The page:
This opinion will be unpublished and
may not be cited except as provided by
Minn. Stat. § 480A.08, subd. 3 (2002).
STATE OF MINNESOTA
IN COURT OF APPEALS
State of Minnesota,
James Anthony Mensen,
Ramsey County District Court
File No. K7-02-1733
Mike Hatch, Attorney General, 1800 NCL Tower, 445 Minnesota Street, St. Paul, MN 55101-2134; and
Susan Gaertner, Ramsey County Attorney, Jeanne L. Schleh, Assistant County Attorney, 50 West Kellogg Blvd., Suite 315, St. Paul, MN 55102 (for respondent)
John M. Stuart, State Public Defender, Cathryn Middlebrook, Assistant Public Defender, 2221 University Avenue Southeast, Suite 425, Minneapolis, MN 55414 (for appellant)
Considered and decided by Kalitowski, Presiding Judge; Shumaker, Judge; and Minge, Judge.
U N P U B L I S H E D O P I N I O N
Appellant James Anthony Mensen challenges the district court’s decision to sentence him to the presumptive sentence of 144 months following his guilty plea to first-degree criminal sexual conduct, arguing that the district court abused its discretion in denying his request for a dispositional departure from the presumptive sentence. We affirm.
D E C I S I O N
“[A] sentencing court has no discretion to depart from the sentencing guidelines unless aggravating or mitigating factors are present.” State v. Spain, 590 N.W.2d 85, 88 (Minn. 1999) (citation omitted). If the district court determines that such factors are present, the decision to depart from sentencing guidelines rests within its discretion and an appellate court will not reverse absent a clear abuse of that discretion. State v. Givens, 544 N.W.2d 774, 776 (Minn. 1996). An appellate court will rarely reverse a sentencing court’s refusal to depart. State v. Kindem, 313 N.W.2d 6, 7 (Minn. 1981).
Appellant argues that he is entitled to a dispositional departure because he is developmentally disabled and is amenable to probation. “A trial court sentencing a defendant for criminal sexual conduct may depart dispositionally from the presumptive sentence and place the defendant on probation only if the defendant is particularly amenable to probation or if offense-related mitigating circumstances are present.” State v. Love, 350 N.W.2d 359, 361 (Minn. 1984). Mitigating factors include determining whether “[t]he offender, because of physical or mental impairment, lacked substantial capacity for judgment when the offense was committed.” Minn. Sent. Guidelines II.D.2.a.(3). But the mere fact that a mitigating factor is present does not obligate the court to grant a downward departure. State v. Oberg, 627 N.W.2d 721, 724 (Minn. App. 2001), review denied (Minn. Aug. 22, 2001).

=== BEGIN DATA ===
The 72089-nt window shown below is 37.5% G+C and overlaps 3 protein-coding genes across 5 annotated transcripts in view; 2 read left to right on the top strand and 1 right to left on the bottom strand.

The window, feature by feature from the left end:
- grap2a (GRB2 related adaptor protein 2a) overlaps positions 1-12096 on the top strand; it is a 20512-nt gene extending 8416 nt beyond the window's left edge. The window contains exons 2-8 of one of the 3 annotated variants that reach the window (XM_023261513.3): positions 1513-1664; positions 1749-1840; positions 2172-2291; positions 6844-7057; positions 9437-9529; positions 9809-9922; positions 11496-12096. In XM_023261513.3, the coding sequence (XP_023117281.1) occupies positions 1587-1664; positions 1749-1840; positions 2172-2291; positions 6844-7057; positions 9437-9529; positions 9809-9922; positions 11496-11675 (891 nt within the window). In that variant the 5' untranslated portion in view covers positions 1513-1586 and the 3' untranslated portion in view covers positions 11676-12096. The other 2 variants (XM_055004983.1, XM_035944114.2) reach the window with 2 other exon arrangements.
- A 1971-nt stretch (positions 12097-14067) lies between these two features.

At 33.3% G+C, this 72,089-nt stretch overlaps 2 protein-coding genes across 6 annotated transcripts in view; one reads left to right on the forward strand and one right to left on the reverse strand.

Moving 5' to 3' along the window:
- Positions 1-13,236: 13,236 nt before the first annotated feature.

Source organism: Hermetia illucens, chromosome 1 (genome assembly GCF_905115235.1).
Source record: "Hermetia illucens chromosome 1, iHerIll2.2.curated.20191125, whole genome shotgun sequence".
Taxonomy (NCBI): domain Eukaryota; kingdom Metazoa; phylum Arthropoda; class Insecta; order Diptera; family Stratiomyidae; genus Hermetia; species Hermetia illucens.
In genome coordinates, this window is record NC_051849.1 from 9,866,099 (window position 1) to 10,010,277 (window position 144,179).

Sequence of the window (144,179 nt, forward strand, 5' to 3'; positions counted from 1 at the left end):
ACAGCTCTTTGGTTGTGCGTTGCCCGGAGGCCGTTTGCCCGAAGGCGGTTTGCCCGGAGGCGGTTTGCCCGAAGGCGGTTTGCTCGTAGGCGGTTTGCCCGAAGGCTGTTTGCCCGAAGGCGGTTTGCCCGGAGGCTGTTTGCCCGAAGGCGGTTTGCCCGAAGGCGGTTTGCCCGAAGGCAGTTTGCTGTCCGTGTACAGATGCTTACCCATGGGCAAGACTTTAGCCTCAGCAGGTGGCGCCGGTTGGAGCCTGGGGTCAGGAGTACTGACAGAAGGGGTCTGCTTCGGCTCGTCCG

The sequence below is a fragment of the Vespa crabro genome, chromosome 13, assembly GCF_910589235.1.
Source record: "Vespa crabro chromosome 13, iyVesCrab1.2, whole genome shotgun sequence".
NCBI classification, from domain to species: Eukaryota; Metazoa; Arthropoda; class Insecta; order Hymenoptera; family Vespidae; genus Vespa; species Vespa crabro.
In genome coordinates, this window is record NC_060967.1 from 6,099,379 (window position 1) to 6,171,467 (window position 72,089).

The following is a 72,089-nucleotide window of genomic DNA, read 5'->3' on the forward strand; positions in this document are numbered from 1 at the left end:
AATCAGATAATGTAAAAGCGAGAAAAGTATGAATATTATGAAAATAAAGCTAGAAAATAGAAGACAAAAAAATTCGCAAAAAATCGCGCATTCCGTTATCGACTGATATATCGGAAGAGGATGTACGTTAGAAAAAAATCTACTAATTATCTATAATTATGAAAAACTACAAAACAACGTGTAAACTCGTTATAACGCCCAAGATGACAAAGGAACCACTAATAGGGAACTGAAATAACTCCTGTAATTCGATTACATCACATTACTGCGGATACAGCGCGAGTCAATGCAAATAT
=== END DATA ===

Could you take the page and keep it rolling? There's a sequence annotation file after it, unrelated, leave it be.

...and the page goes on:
Appellant argues that he is entitled to a dispositional departure because he is amenable to probation. Courts have justified downward departures from sentencing guidelines where an adult is particularly amenable to treatment in a probationary setting. See State v. Hennessy, 328 N.W.2d 442, 443 (Minn. 1983); State v. Trog, 323 N.W.2d 28, 31 (Minn. 1982); State v. Wright, 310 N.W.2d 461, 462 (Minn. 1981). “Numerous factors, including the defendant’s age, his prior record, his remorse, his cooperation, his attitude while in court, and the support of friends and/or family, are relevant to a determination whether a defendant is particularly suitable to individualized treatment in a probationary setting.” Trog, 323 N.W.2d at 31.
The record indicates that (1) appellant has below-average intelligence and was 21 years old at the time he committed the offense; (2) appellant’s parents testified at the sentencing hearing showing family support; (3) before sentencing appellant apologized and expressed remorse; and (4) a therapist indicated that appellant is a good candidate for therapy. But the record also indicates that during his presentence investigation (PSI), appellant lied about a previous sexual offense that he committed when he was 15. And the PSI report states that appellant’s misrepresentations made during the investigation indicate his “lack of amenability to treatment.”
Appellant also argues that he is entitled to a dispositional departure because he is developmentally disabled. Mental impairment is a mitigating factor, but only extreme mental impairment justifies the mitigation of a sentence. State v. Lee, 491 N.W.2d 895, 902 (Minn. 1992). Here, appellant’s mental impairment is not so severe that he “lacked substantial capacity for judgment when the offense was committed.” Minn. Sent. Guidelines II.D.2.a.(3). While there is evidence in the record that appellant has below-average intelligence, the record does not indicate that he has an extreme mental impairment. Appellant completed high school and held a job at a hospital for several years prior to the offense. Moreover, appellant’s PSI report noted that withholding information that appellant believed would hurt him showed sophistication and manipulation.
We conclude that the record does not conclusively show that appellant is amenable to treatment or that his mental impairment requires a mitigated sentence. Therefore, the district court did not abuse its discretion in sentencing appellant to the presumptive sentence.